Monday, February 18, 2013

Taste this!

I have at my disposal a fairly decent selection of wine related books, (including three by Thomas Pellechia), that I frequently refer to when writing this blog.  Or when I need a refresher on the role of potassium ions in the guard cells that regulate the opening and closing of grape-leaf stomata.  Or something like that.  God bless the internet, but I must confess that I often prefer the physicality of looking something up in a book.  However, I think my modest reference library is beginning to show its age.  Just recently, in need of a quick explanation of the taste of umami, I pulled the six books I thought would most likely give me a simple definition of this gustatory sensation.  But to no avail, I do not own one book that contains a single word on the subject.
I first heard mention of umami, the fifth taste that receptor cells on the human tongue can detect, the other four being bitter, salty, sour and sweet, several years ago when I was taking a Fundamentals of Enology class at Napa Valley College.  The instructor mentioned umami in passing and then quickly moved on.  It didn't seem important, but lately it's been popping up everywhere.
Generally described as being savoury, meaty or brothy, umami can apparently be found in wine.  In fact, any food or beverage that undergoes fermentation contains elevated levels of umami. But what does it actually taste of?  Don't ask me, I'm really not quite sure.  But fear not, the apparently delicious, but elusive taste has been captured in a tube of paste.  Laura Santtini's Taste #5 lists as it's three main ingredients; tomato paste, garlic and anchovy paste - the last ingredient most likely responsible for the elevated concentrations of glutamates and ribonucleotides that are supposedly responsible for the umami taste. Mmmm...all sounds so appetising, doesn't it?  A quick squeeze of this self described "flavor bomb" may make it into my next batch of Bolognese sauce. Then again, maybe it won't.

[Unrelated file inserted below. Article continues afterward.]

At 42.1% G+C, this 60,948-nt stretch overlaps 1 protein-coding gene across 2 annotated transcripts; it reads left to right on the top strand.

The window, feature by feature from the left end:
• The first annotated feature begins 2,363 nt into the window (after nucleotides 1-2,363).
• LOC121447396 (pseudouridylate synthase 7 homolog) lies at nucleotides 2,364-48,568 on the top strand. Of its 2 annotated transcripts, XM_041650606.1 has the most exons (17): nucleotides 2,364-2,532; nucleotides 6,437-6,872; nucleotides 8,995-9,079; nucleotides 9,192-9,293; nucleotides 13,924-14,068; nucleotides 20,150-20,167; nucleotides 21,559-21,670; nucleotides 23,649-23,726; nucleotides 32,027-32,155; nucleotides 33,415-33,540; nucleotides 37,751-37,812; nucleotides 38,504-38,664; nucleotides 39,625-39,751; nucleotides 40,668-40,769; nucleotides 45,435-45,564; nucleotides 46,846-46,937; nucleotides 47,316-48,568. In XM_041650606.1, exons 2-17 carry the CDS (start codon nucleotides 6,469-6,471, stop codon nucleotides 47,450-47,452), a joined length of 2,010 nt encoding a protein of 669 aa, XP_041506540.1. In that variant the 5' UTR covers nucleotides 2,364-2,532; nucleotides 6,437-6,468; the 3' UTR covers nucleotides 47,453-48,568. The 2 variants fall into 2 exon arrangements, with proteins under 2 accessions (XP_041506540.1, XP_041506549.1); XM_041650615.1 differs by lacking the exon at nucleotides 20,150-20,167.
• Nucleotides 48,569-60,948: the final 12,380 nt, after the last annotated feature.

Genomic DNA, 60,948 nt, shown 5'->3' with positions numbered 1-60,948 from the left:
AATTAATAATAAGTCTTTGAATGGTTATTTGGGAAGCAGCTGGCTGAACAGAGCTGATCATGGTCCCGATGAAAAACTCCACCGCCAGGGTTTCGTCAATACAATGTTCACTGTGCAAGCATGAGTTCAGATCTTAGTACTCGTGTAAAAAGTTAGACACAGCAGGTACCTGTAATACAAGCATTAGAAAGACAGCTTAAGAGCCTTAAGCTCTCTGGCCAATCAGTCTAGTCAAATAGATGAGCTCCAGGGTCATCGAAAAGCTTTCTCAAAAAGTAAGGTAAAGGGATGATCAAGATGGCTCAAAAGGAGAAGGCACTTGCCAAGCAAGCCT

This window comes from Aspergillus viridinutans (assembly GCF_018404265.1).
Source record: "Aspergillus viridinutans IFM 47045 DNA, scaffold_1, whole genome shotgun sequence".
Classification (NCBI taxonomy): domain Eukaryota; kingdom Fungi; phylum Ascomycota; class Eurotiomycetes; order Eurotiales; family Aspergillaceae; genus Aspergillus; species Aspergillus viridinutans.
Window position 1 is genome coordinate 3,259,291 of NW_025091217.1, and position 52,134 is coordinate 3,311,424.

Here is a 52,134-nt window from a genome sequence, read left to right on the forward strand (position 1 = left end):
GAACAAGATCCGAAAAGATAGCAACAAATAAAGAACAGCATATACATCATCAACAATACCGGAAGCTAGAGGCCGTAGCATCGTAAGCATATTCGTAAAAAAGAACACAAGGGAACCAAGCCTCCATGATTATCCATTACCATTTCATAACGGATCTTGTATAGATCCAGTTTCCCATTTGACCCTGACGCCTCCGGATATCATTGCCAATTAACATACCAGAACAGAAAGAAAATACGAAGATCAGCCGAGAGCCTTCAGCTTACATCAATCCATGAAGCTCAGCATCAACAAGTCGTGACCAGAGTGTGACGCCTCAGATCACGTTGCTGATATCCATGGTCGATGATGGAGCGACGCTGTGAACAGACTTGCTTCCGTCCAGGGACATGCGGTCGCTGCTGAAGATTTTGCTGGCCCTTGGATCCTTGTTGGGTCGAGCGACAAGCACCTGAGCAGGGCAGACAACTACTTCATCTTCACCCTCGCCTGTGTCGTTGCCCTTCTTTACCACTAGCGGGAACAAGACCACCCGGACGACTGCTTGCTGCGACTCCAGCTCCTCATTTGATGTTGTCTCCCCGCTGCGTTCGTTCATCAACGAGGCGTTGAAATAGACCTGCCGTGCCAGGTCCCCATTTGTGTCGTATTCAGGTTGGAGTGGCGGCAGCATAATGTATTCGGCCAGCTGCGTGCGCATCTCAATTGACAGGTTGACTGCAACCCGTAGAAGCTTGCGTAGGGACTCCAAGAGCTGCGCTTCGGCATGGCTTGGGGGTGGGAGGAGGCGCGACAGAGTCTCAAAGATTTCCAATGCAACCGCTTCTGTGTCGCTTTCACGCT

3 comments:

Thomas said...

Oh boy, you've opened a savory can of worms. As you might expect, I have my reservations concerning this "fifth" taste.

Just looking at the ingredients of the umami paste that you cite makes me wonder why anyone would pay for such a thing: just mix some tomato, garlic, and sodium-rich anchovy paste-lather on your food and you've created a sodium-sulfurous-acidic dressing, probably at a fraction of the cost of the tube.

To me, umami is monosodium glutamate, the operative word being "sodium."

I know, I know: cynic that I am.

Vinogirl said...

Tomasso: Go right ahead, I agree with you.

Thomas said...

Glad to know that. Too many consumers are bamboozled by marketing clouded in pseudo-scientific babble.